So I was listening to Radio 2 at lunch time and there was this chap called John Hunt who is seeking to get the Parish church at which he was baptized as a baby to remove reference to his baptism from the parish records.
Mr Hunt has become the pioneer in a rejuvenated campaign for a way of cancelling baptisms given to children too young to decide for themselves whether they wanted this formal initiation into Christianity.
The local Anglican diocese, Southwark, refused to amend the baptismal roll as Mr Hunt had wanted, on the grounds that it was a historical record.
"You can't remove from the record something that actually happened," said the Bishop of Croydon, the Right Reverend Nick Baines.
Well, I am a credo-baptist so I don't advocate the baby baptism thing anyway. Obviously I have some sympathy with Mr Hunt.
And yet ...
And yet I cannot help but think that this is getting hung up about nothing. The Bishop is right - this is an historical record and should not be removed. When someone gets divorced we do not remove all record that they were married.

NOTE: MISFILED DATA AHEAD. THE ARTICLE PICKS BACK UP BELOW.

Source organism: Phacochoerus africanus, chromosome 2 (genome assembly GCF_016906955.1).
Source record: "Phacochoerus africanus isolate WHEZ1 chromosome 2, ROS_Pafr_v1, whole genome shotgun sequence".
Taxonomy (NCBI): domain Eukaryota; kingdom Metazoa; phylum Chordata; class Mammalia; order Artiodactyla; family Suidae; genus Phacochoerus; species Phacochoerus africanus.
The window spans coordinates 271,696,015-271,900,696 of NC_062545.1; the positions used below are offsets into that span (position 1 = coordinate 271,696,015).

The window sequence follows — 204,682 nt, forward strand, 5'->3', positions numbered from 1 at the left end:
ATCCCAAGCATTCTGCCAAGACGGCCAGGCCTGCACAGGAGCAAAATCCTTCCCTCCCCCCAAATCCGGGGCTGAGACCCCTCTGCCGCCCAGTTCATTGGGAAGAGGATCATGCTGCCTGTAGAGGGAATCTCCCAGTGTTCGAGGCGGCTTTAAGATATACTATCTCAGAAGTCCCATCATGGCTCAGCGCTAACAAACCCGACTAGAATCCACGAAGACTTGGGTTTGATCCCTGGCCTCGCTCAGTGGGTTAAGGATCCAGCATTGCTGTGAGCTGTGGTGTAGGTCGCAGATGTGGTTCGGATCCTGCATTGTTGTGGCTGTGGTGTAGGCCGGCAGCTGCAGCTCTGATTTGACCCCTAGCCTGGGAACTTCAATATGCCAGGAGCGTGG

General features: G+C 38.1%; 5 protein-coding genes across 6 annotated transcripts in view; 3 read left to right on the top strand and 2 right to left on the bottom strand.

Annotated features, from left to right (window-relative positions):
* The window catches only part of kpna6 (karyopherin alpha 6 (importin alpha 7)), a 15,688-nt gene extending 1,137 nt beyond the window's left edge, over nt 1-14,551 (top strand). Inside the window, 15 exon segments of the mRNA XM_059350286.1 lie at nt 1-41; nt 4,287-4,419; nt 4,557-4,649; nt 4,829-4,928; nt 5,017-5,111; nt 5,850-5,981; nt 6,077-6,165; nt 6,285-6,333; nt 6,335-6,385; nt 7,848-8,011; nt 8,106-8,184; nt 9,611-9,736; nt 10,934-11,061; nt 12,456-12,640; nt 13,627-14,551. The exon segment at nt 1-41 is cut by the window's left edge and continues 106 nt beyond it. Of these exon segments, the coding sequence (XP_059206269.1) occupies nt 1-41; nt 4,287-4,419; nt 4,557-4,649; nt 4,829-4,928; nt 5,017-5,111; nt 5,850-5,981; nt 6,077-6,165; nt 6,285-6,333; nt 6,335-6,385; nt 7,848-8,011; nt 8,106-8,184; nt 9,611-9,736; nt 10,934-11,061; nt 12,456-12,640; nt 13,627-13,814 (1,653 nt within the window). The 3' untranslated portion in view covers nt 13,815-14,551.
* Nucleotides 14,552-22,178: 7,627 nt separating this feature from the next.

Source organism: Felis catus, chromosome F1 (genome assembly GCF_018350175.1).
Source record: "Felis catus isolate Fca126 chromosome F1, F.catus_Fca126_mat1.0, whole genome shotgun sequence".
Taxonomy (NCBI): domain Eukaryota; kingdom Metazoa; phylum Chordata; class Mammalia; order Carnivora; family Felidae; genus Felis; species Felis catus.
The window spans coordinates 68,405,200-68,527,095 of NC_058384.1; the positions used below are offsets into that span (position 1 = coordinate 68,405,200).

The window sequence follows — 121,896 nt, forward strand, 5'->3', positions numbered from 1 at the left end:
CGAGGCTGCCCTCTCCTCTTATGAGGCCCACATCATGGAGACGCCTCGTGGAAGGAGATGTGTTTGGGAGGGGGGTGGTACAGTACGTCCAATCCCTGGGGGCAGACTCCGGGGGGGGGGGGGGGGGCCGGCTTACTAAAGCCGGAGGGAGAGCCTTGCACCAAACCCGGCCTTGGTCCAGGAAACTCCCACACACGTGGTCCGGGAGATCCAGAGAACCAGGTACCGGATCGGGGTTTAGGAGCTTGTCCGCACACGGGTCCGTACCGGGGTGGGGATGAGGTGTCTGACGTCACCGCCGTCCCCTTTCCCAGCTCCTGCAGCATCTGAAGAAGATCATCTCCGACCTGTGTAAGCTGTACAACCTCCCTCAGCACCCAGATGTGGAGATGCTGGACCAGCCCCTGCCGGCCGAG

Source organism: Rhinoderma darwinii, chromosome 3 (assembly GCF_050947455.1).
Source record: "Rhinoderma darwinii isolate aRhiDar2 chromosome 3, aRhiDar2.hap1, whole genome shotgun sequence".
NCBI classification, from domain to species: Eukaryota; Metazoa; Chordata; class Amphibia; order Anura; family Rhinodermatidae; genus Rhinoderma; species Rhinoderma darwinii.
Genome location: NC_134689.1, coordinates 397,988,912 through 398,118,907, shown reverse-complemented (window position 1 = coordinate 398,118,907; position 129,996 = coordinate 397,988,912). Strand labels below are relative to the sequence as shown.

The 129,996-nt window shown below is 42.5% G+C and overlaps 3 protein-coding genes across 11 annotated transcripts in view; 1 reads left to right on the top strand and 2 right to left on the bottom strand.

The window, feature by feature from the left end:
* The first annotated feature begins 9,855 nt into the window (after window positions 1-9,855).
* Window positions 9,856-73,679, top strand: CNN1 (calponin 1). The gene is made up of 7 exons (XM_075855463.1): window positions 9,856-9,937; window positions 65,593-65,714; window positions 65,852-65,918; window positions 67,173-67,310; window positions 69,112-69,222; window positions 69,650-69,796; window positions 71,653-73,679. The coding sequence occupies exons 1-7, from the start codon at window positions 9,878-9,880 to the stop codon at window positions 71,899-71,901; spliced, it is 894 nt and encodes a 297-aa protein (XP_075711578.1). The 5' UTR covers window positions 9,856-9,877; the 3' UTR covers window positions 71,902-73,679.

What exactly does John Hunt think the record of his baptism in the parish records signifies? That he is really a Christian even though he is an atheist? I don't think many Anglicans would seem him as a Christian.
Mr Hunt has his own certificate of de-baptism. OK - I don't mind that if it makes him feel better, but surely that is enough. That is the baptismal equivalent of a certificate of divorce.
And I think that I would even support the case for Parish records to be updated to record that so-and-so has been de-baptised (or some unobjectionable way of saying something like this). But striking out the original record is just pointless.
Which makes me suspect that this is actually just another of those tiresome publicity stunts of secular humanists that seem to crop up not infrequently whose aim is to give profile to their cause.
The feeling that I got was that what Mr Healy and co. were really after was a ban on infant baptism (on the grounds that it violates the human rights of babies). Now I am theologically uncomfortable with infant baptism but if I am right about the real end game then they are nuts!
The problem with some secular humanists is that they are simply not liberal enough or tolerant enough. (In this they have something in common with a fair few Christians)
I tentatively suggest that the best way to combat the intolerant politics of secular humanism is to provide a good Christian defence of Liberal Democracy.